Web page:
Emotion, Time, and the Voice of Women Affected by the Criminal Justice Process: Corston and the Female Offender Strategy

Published 23/01/2019
Author(s) Beverley Gilbert, Kristy O’Dowd

Read the journal article corresponding to this blog: Emotion, Time, and the Voice of Women Affected by the Criminal Justice Process: Corston and the Female Offender Strategy

Many organisations, including criminal justice sector organisations, have an expectation that change should occur quickly in the lives of the women with whom they work. As a result, organisational (or process) time readily overrides that of service-user time. Time limited criminal justice processes are reducing the opportunity to work within the women service user’s timeframes in order to enable them to make long-term changes in their lives, and to develop their own positive personal capacities. The ever faster ticking clock of efficiency requirements and financial constraints within criminal justice service provision serves to overlook the deep emotional needs of women who become involved in criminal activity.

In 2007 Baroness Corston articulated a vision of creating a ‘distinct, radically different, visibly-led, strategic, proportionate, holistic, woman-centred, integrated approach’ with women in the criminal justice system (Corston, 2006:79). These sentiments are echoed within the Government’s Female Offender Strategy (Ministry of Justice, 2018). Yet criminal justice processes, delivery agencies and some third sector voluntary and community organisations working under the Transforming Rehabilitation agenda may reduce opportunities to work to the timeframe of women service users to allow for ‘the complex and layered process, especially within the context of chronic stress and trauma’ (Gomm, 2013). Consequently, a woman’s ability to make long-term changes in her life, and her opportunity to develop positive personal capacities, may be hindered or reduced.

The spectrum of needs of women involved in crime is broad. The impact of domestic abuse on women is high with almost 60% of women within the criminal justice process having experienced domestic abuse (Ministry of Justice, 2018). Drawing from the autobiographical account of a woman experiencing domestic abuse and of being processed through the criminal justice system, we see that there is a dissonance between how quickly a woman might turn her life around after experiencing abuse and that of the timescale of the criminal justice system. Rehabilitation, recovery and resources need to be tailored to the individual needs of each woman, with a personalised intervention and support plan being developed. Many women have little faith in agencies and statutory organisations and a time limited, simplistic ‘one size fits all’ approach to the lives of women can serve to disempower, particularly where women do not have a range of self-selected opportunities and resources. Women can then feel demotivated and as part of a process. Far better for women to have a voice in dealing with their own lives: a concept that is considered vital when desisting from crime (Maruna, 2001).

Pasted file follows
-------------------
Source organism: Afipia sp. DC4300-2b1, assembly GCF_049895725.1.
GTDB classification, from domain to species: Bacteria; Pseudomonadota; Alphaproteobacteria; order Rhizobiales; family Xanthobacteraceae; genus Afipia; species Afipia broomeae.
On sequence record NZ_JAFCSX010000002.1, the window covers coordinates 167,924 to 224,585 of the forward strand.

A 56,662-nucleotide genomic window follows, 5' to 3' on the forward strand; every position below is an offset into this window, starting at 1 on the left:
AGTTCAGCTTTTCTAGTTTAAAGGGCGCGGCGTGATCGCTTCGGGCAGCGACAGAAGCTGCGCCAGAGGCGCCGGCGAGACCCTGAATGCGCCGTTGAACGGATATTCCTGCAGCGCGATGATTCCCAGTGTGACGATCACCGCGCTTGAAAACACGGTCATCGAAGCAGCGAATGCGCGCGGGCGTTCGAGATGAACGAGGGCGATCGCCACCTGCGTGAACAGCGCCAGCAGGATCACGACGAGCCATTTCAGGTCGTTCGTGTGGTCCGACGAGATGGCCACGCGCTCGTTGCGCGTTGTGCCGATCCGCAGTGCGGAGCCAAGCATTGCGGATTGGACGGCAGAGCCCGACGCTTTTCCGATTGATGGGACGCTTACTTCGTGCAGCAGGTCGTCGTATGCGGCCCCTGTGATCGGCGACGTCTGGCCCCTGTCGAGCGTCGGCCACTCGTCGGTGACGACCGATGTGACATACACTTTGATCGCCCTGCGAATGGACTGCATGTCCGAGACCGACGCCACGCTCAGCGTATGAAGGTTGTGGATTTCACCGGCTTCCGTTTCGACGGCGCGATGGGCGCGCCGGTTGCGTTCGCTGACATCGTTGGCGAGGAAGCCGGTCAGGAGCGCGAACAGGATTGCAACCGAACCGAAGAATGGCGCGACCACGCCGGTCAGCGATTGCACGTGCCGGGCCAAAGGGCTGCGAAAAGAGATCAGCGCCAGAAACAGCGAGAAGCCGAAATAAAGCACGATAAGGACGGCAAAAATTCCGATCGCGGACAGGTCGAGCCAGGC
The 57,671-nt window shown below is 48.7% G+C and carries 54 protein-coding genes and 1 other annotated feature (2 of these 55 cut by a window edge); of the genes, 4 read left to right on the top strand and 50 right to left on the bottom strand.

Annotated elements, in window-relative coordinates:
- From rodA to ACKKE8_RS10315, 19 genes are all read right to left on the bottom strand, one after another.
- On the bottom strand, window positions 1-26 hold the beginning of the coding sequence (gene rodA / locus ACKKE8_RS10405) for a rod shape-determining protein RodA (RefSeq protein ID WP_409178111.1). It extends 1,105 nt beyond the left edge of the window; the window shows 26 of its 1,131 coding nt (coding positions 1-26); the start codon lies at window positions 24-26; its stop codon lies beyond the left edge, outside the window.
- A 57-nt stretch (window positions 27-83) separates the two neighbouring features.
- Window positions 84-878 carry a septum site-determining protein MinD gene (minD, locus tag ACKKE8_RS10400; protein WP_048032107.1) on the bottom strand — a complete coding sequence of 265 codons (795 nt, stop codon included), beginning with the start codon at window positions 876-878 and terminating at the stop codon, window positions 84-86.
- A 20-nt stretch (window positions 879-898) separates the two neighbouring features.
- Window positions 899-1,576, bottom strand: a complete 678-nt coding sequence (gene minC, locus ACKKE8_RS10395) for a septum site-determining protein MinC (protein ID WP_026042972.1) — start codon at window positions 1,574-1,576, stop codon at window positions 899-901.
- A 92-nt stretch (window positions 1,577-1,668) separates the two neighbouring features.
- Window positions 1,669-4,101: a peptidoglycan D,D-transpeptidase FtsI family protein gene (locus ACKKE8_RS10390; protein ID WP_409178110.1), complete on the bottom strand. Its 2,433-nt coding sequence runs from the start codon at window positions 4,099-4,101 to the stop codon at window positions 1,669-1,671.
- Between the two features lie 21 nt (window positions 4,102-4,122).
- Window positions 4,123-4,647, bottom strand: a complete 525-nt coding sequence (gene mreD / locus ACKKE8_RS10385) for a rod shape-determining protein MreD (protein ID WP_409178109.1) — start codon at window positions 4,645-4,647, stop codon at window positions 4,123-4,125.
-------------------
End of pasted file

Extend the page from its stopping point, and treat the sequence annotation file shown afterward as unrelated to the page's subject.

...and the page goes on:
Understanding this time related need to achieving recovery and rehabilitation is key in relation to motivational and meaningful engagement with the woman. This can be in stark contrast with that of the criminal justice practitioner’s organisation. Time-limited or restricted practice, and non-distinct service provision, can have a significant impact on women’s emotional needs and therefore on their progress, healing and rehabilitation after involvement in crime.